The Path: What Chinese Philosophers Can Teach Us About the Good Life

The Path: What Chinese Philosophers Can Teach Us About the Good Life

Michael Puett, Christine Gross-Loh

Language: English

Pages: 224

ISBN: 1476777837

Format: PDF / Kindle (mobi) / ePub

For the first time an award-winning Harvard professor shares his wildly popular course on classical Chinese philosophy, showing you how these ancient ideas can guide you on the path to a good life today.

Why is a course on ancient Chinese philosophers one of the most popular at Harvard?

It’s because the course challenges all our modern assumptions about what it takes to flourish. This is why Professor Michael Puett says to his students, “The encounter with these ideas will change your life.” As one of them told his collaborator, author Christine Gross-Loh, “You can open yourself up to possibilities you never imagined were even possible.”

These astonishing teachings emerged two thousand years ago through the work of a succession of Chinese scholars exploring how humans can improve themselves and their society. And what are these counterintuitive ideas? Good relationships come not from being sincere and authentic, but from the rituals we perform within them. Influence comes not from wielding power but from holding back. Excellence comes from what we choose to do, not our natural abilities. A good life emerges not from planning it out, but through training ourselves to respond well to small moments. Transformation comes not from looking within for a true self, but from creating conditions that produce new possibilities.

In other words, The Path upends everything we are told about how to lead a good life. Above all, unlike most books on the subject, its most radical idea is that there is no path to follow in the first place—just a journey we create anew at every moment by seeing and doing things differently.

Sometimes voices from the past can offer possibilities for thinking afresh about the future.

A note from the publisher:
To read relevant passages from the original works of Chinese philosophy, see our free ebook Confucius, Mencius, Laozi, Zhuangzi, Xunzi: Selected Passages, available on Kindle, Nook, and the iBook Store and at




















act according to where we are stuck in the moment, or will we act in a way that opens up a constellation of possibilities? There is no one true self to uncover—in ourselves or in others. The psychologist and philosopher William James (1842–1910) once wrote, “A man has as many social selves as there are individuals who recognize him”—a surprisingly Confucian sentiment. Each of us has myriad roles that often conflict, and there is no norm that can tell us how to navigate them. Only the practice of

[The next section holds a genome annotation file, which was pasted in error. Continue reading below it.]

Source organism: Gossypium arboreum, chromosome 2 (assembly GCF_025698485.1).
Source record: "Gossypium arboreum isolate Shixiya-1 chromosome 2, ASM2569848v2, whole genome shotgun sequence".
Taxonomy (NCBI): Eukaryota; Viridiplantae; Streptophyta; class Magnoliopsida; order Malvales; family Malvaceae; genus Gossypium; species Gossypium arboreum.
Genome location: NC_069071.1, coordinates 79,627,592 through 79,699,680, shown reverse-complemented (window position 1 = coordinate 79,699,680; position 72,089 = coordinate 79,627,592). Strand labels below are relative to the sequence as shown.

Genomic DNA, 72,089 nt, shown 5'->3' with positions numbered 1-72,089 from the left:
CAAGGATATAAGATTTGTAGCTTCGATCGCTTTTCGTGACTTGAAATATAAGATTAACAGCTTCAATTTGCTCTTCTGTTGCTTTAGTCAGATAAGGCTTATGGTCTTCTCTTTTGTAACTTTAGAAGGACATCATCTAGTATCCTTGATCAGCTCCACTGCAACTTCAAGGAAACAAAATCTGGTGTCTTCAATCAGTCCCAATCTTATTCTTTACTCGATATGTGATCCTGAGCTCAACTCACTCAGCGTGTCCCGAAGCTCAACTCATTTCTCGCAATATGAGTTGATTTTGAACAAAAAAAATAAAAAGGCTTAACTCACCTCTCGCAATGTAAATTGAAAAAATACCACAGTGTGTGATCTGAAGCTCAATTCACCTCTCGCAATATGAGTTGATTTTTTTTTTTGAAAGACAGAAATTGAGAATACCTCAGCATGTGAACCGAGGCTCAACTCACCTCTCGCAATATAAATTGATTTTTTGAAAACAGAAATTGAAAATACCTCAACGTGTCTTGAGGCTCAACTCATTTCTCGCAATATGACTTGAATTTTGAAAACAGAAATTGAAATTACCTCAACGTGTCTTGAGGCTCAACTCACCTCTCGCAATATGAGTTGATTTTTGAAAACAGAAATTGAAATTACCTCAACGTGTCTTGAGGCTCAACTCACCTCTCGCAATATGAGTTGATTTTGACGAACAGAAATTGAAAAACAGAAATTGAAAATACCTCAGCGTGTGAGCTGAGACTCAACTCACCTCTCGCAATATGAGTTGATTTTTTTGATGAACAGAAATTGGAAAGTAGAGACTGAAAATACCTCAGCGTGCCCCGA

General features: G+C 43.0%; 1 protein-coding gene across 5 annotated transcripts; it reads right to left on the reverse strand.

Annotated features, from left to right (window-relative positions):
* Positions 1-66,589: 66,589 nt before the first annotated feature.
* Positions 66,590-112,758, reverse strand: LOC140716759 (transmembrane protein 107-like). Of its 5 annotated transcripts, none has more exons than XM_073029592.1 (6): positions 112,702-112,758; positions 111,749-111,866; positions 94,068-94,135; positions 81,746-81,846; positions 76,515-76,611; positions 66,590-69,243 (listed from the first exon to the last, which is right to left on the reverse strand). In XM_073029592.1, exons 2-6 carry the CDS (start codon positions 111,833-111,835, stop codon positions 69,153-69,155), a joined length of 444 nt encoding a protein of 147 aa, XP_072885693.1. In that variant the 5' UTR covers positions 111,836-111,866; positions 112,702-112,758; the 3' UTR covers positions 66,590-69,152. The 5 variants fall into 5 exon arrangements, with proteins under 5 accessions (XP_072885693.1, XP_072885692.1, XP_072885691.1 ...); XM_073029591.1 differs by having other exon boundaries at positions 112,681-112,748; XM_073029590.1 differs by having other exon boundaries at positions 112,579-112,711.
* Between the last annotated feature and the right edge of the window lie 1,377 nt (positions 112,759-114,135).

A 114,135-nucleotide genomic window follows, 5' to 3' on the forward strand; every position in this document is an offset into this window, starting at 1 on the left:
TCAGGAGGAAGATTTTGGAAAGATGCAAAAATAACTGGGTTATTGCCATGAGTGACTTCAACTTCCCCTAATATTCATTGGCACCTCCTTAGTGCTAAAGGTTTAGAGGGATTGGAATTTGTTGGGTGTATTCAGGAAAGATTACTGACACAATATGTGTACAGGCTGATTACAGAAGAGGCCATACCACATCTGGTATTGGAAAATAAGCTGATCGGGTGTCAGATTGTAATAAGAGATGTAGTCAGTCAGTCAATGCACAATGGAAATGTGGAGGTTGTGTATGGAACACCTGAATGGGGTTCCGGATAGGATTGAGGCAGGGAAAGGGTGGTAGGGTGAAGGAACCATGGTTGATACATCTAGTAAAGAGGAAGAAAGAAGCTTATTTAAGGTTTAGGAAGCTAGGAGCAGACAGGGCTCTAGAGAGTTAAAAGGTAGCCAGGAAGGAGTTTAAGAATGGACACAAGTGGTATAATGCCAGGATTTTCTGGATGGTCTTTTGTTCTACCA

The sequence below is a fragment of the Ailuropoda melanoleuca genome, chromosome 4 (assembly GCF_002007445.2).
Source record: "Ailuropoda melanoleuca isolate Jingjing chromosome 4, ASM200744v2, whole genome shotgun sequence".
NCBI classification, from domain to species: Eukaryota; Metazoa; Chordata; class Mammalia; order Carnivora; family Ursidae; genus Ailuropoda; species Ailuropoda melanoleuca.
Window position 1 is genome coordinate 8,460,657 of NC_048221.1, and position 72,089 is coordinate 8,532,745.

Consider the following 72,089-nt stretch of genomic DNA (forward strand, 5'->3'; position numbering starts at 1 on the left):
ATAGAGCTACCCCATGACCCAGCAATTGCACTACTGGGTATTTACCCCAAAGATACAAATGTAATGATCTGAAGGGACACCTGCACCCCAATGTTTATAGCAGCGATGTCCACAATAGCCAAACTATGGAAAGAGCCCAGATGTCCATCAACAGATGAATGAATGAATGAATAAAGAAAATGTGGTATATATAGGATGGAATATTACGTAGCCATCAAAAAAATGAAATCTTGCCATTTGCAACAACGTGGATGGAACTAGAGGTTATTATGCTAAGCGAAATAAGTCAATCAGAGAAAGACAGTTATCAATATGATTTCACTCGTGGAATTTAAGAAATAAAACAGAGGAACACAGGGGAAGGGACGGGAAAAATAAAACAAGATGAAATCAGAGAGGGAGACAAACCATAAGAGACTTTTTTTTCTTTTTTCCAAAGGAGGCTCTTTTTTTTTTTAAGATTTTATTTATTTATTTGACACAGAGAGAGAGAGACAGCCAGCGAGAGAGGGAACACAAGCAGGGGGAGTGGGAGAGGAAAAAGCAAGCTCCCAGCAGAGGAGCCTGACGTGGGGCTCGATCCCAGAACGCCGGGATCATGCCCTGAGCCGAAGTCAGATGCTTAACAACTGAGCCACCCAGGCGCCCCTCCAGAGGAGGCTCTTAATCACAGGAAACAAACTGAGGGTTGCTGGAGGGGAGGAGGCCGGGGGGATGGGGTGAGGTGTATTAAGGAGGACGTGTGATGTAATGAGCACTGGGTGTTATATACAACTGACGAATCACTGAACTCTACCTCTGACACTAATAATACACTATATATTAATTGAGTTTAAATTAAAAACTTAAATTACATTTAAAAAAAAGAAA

other ways to address her desire for interaction? Or maybe she keeps checking in when she’s feeling uncertain and insecure; addressing the nervousness itself is where you might begin. Here’s another situation: let’s say that someone treats you with anger. Maybe a long-simmering resentment between you and your brother has finally exploded into the open. A refined response would be not to automatically respond with anger of your own—tempting though it might be. Nor would it be to placate him, numb

acknowledge immediately the possibility of its opposite existing in the world as well. This sort of thinking leads us away from the Way, a state in which everything is interrelated, with no distinctions. We even tend to read the Laozi itself in a disconnected, differentiated way. It is hugely popular, one of the most widely translated works in the world, and yet people almost invariably read it many different ways: as a great text of mystical philosophy, or a political strategy text teaching the

everything is flowing into everything else. None of this is prescriptive. Zhuangzi doesn’t tell us what we should do after we gain this different perspective; what comes from that is up to us. The key is the break of perspective itself. True imagination and creativity don’t come from thinking outside the box or letting ourselves go wild, just as true spontaneity does not come from dancing on a table on the weekend while you remain in your tedious job. They don’t come out of great disruptive

we will leave the traditional world and truly become cosmopolitan. How We Became Traditional Why were these ideas lost to us in the first place? We learned about the Axial Age, a period during which religious and political experimentation flourished throughout the continent of Eurasia following a radical break from an aristocratic past. But then the religious and political experiments ended, at least in some parts of Eurasia. In the western portion of Eurasia, when the Roman Empire fell,

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